CHICAGO — In the International Terminal at Chicago O’Hare International Airport, ‘Oz,’ an agriculture detector dog is busy at work.
‘Oz’ is one of 10 beagles at the airport, trained by the United States Department of Agriculture to sniff all sorts of prohibited food and plant items passengers try to bring to the US in their luggage.
When ‘Oz’ locates a scent, he will approach a bag and sit next to it. On Tuesday, a banana and an apple were some of the minor discoveries, before a bigger haul near a baggage carousel.
“Sausage, meats, we have a lot of fresh leaves here and bark, there can be a ton of insects,” said K-9 Agriculture Specialist S. Hall.
Customs officials typically see a spike during the holidays; this year, a 36% increase.
Chief Corey Everton is in charge of separating the contraband and discarding it.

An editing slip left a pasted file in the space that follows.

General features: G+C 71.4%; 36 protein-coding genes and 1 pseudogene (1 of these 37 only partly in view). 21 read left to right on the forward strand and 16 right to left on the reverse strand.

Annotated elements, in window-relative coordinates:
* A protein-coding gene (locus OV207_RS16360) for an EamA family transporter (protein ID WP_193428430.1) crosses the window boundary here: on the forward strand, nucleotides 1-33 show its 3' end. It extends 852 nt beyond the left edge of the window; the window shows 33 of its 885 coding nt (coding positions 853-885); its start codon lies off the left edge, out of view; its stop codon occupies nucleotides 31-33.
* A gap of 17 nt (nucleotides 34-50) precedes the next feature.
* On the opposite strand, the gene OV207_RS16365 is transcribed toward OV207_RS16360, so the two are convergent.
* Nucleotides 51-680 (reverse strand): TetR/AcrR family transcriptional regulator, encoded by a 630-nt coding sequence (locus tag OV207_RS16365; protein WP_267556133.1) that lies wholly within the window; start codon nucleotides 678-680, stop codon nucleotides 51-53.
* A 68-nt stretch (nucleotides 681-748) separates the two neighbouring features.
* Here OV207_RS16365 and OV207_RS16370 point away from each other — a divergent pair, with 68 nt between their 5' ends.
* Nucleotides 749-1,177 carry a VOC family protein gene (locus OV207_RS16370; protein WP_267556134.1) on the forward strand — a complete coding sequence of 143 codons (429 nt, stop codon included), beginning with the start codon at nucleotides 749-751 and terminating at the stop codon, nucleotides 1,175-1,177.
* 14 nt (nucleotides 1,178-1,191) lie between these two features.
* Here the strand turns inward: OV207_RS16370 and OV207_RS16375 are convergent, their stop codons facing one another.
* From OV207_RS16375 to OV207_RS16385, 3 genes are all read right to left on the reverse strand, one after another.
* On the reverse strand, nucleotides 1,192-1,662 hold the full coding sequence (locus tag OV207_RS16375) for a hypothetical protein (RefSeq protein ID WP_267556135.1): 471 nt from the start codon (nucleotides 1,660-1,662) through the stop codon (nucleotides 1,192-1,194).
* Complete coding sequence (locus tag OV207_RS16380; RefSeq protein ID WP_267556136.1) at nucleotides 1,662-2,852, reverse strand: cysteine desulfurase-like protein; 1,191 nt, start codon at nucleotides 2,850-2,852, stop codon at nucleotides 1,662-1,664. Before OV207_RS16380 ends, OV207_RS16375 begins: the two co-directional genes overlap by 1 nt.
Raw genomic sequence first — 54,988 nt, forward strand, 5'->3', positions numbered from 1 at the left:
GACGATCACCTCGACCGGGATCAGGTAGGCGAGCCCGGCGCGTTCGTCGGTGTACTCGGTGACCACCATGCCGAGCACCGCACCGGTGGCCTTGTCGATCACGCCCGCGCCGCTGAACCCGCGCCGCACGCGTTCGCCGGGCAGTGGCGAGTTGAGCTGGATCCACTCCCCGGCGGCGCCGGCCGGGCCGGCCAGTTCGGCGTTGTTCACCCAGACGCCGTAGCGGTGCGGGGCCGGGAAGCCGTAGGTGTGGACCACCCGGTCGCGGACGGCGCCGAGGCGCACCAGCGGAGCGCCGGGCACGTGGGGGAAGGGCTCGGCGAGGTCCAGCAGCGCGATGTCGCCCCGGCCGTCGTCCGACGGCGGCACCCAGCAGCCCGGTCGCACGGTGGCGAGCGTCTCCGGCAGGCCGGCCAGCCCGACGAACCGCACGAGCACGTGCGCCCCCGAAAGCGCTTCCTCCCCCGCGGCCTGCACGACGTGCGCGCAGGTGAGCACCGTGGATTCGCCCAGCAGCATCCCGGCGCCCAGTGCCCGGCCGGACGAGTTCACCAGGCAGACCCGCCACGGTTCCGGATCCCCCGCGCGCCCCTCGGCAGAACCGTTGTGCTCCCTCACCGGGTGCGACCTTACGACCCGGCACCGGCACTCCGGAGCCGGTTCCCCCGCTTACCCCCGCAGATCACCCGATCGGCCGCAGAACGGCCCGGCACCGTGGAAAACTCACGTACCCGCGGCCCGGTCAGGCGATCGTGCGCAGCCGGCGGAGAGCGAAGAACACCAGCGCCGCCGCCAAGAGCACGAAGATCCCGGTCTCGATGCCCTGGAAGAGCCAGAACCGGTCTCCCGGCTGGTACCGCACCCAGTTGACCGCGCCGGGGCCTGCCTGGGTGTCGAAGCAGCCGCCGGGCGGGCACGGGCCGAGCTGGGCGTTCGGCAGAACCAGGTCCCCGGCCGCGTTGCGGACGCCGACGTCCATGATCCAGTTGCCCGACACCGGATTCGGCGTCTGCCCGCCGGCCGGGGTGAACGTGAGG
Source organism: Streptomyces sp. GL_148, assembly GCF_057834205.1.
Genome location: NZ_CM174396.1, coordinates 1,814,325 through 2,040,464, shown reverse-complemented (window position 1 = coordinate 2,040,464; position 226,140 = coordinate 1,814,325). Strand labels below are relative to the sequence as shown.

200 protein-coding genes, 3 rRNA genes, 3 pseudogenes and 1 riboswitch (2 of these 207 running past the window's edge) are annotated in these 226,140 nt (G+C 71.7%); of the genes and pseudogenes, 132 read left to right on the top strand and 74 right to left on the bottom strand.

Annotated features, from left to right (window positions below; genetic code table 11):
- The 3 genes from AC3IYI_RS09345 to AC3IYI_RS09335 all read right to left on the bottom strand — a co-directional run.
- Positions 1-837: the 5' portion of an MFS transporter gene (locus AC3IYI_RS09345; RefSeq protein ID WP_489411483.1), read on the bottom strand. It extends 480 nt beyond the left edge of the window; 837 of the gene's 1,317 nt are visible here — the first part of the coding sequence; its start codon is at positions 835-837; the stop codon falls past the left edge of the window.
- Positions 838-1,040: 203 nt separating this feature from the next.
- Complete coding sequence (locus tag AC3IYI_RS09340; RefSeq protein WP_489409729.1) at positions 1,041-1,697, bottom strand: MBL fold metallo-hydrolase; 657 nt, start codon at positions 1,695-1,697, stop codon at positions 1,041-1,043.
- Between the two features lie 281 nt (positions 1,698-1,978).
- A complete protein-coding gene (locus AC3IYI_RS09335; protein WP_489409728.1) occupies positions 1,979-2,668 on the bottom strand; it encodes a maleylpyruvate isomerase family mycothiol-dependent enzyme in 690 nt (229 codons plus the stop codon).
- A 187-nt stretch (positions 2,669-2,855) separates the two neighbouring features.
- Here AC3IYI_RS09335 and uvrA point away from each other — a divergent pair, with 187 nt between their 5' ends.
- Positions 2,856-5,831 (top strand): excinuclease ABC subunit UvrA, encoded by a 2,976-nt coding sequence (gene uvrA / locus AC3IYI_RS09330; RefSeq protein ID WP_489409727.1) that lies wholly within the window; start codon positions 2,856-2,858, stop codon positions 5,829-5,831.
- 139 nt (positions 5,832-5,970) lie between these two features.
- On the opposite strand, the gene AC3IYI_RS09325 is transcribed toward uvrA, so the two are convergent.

“I have a passion for what I do here,” he said. “I’m a biologist by training and I feel it’s very important to keep invasive species out.”
To prevent the spread of disease in plants, animals and humans, all the meat products taken are steam sterilized before being discarded, and the fruits and other items to into an industrial grinder.
“We just say enjoy it over there but it can’t come in because of the risk factor,” Hall said.
Passengers who don’t declare prohibited food and plant items are flagged, typically receiving a warning. A minimum of $300-$500 could be imposed, however.